Why “Liking” Isn’t All It’s Cracked Up to Be

I saw a wonderful play this evening: Conor McPherson’s The Night Alive, performed in Hungarian (Eleven éjszaka) by the Szkéné Színház, who came to Szolnok to perform it. It was funny, sad, somewhat absurd, and strangely relevant. Even though the plot is removed from my life in almost every possible way, it seemed to hit something I am going through right now, some kind of question I am wrestling with. I can say that I liked the play, but that’s really shorthand for something more. “Liking” is beside the point here.

I have written about this subject before: how “liking” isn’t as important as it is made out to be, how the things that affect us the most are not always the things we like, and so forth. Liking implies a smoothness of reaction, a lack of resistance, but some of the most interesting works, people, places we encounter are the ones that strike some kind of rebellion in us, or at least a vigil of sorts. There are unpleasant but profoundly intelligent and moral people; there are works that leave us somewhat uneasy, in the best of ways.

For years I didn’t like the songwriter Mark Eitzel or his erstwhile band, the American Music Club. People were dismayed when I told them this. “How could you not like Mark Eitzel?” they wailed. But I didn’t. The music sounded too glossy to my ear. I didn’t understand what it was about. Only now, years later, do I hear the brilliance of those songs. I will now walk through his repertoire slowly. I might come to love it. And I might still not like it.

Away from music and into personal relations: there are people I have respected, admired, loved, and not necessarily liked—people with serious faults, quirks, disagreeable aspects. I would not wish likeability on them in a million years. They are better as they are. God, they drive me crazy sometimes. But I am glad they exist.

Liking is somewhat lazy. That doesn’t deplete it of value. It’s good to have some people, some food, some things in your life that you just like without resistance. People you feel comfortable around, whose company you enjoy. Art, music, books that give you pleasure. Meals that make you smile after you have finished your chewing and swallowing. But pleasure doesn’t have the final word.

None of this is mutually exclusive. You can struggle with something, come to love it, and then, over time, take a liking to it too. Or in reverse order. But if you don’t like something, that doesn’t render it worthless. Your reckoning with it might be one of the most important battles of your life.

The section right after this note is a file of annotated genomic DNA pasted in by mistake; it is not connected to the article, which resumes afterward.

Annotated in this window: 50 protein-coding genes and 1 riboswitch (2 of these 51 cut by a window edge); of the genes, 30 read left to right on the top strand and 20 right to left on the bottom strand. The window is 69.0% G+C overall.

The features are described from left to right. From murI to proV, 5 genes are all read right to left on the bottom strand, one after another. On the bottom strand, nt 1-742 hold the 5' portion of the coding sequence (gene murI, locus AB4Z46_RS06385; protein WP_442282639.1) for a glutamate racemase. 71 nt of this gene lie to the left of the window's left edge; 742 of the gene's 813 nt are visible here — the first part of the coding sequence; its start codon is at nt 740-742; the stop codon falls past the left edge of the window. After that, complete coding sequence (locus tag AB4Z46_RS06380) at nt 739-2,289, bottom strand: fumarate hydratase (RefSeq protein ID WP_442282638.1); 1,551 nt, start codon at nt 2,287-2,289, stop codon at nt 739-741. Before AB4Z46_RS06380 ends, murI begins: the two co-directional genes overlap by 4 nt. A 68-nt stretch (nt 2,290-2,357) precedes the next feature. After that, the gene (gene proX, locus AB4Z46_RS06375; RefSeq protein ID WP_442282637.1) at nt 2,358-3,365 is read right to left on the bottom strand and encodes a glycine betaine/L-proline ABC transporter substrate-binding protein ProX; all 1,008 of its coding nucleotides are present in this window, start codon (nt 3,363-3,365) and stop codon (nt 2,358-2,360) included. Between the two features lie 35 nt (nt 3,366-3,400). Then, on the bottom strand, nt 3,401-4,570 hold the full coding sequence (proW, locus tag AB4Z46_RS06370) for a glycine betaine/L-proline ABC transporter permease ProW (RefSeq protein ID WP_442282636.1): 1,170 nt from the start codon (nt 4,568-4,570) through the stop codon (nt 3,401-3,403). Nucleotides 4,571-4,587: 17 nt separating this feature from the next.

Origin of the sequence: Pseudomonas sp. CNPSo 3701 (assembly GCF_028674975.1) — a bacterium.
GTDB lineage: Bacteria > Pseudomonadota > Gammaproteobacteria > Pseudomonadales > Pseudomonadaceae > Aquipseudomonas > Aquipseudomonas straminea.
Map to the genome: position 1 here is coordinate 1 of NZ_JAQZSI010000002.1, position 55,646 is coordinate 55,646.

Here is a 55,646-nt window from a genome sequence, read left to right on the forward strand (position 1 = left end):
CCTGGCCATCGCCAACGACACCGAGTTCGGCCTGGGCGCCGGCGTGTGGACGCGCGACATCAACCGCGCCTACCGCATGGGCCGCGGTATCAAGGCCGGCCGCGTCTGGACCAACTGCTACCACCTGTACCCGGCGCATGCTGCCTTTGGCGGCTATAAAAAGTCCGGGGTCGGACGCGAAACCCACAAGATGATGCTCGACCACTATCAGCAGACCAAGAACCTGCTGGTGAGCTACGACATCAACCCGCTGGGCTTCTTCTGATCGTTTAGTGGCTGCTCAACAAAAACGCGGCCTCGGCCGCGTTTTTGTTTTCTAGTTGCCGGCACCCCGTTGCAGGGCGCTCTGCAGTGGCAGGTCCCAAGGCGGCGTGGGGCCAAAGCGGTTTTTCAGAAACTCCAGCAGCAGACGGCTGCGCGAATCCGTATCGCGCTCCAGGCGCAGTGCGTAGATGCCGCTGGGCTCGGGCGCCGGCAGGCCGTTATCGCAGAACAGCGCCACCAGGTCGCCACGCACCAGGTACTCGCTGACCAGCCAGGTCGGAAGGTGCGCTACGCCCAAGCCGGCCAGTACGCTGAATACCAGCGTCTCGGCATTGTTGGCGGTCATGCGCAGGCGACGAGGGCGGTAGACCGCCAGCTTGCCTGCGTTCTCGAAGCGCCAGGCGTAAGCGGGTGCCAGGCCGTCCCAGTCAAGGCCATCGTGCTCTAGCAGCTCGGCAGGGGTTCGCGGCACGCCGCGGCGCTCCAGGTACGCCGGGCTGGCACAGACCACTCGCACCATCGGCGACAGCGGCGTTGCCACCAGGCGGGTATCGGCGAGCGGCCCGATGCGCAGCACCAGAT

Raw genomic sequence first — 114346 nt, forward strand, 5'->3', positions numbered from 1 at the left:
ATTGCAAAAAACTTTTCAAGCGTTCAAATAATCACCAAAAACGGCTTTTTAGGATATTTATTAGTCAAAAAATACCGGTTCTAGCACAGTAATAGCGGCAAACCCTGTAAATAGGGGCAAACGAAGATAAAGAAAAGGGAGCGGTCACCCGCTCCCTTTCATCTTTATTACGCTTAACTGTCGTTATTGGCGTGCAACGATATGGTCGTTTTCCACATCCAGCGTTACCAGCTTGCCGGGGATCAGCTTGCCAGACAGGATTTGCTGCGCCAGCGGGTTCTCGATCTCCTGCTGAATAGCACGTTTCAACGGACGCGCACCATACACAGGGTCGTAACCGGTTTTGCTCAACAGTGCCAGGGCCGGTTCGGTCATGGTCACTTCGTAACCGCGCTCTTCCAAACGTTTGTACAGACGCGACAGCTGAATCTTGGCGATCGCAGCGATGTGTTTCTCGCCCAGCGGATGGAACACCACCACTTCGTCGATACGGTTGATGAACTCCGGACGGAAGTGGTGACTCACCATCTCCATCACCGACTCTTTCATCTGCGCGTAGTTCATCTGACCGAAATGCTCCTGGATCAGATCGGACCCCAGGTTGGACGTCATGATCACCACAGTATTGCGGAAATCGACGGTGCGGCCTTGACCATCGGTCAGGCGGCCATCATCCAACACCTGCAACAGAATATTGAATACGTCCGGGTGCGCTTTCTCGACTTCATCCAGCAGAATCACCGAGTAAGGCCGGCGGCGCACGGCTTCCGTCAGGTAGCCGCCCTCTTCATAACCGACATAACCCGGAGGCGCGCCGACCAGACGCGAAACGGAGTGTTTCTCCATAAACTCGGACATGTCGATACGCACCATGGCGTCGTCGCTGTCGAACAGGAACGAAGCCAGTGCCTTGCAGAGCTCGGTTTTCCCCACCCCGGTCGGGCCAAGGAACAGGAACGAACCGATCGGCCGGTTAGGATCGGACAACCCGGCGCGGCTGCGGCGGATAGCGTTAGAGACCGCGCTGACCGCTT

This question has many implications for education. Is it important for students to like what they study? Yes and no.

On the one hand, if they absolutely detest what they are learning, or are bored by it, then something is probably going wrong (in terms of curriculum, instruction, or study practices). On the other hand, if they judge the curriculum according to their liking of it, and if the school and teachers encourage such judging, then everyone is missing the point. School should not be pure torture or pure entertainment. It is a chance to come to know something that you didn’t know before. This can bring both exhilaration and discomfort. Let us honor the not-quite-liking.

I will be presenting on this topic (in particular, how it pertains to education) at the ALSCW Conference in October, in the seminar on “General Education and the Idea of a Common Culture.”

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3 Comments

  1. Very much so. I do admire your subtle distinctions.
    Yes, the social-media Like is quite something else, a weak, as you say lazy, semi-response.
    And I regret its existence.
    But we do have to realise, and to remember, that it is only a means of expressing appreciation, an acknowledgement of agreement, or even an acknowledgement that someone has read one’s piece with attention.

    Reply
    • Thank you. Yes, you are right. The social-media Like *can* be a means of expressing appreciation, agreement, or attention. And it’s fairly neutral, so it doesn’t tend to create misunderstandings.

      Reply

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    Diana Senechal is the author of Republic of Noise: The Loss of Solitude in Schools and Culture and the 2011 winner of the Hiett Prize in the Humanities, awarded by the Dallas Institute of Humanities and Culture. Her second book, Mind over Memes: Passive Listening, Toxic Talk, and Other Modern Language Follies, was published by Rowman & Littlefield in October 2018. In April 2022, Deep Vellum published her translation of Gyula Jenei's 2018 poetry collection Mindig Más.

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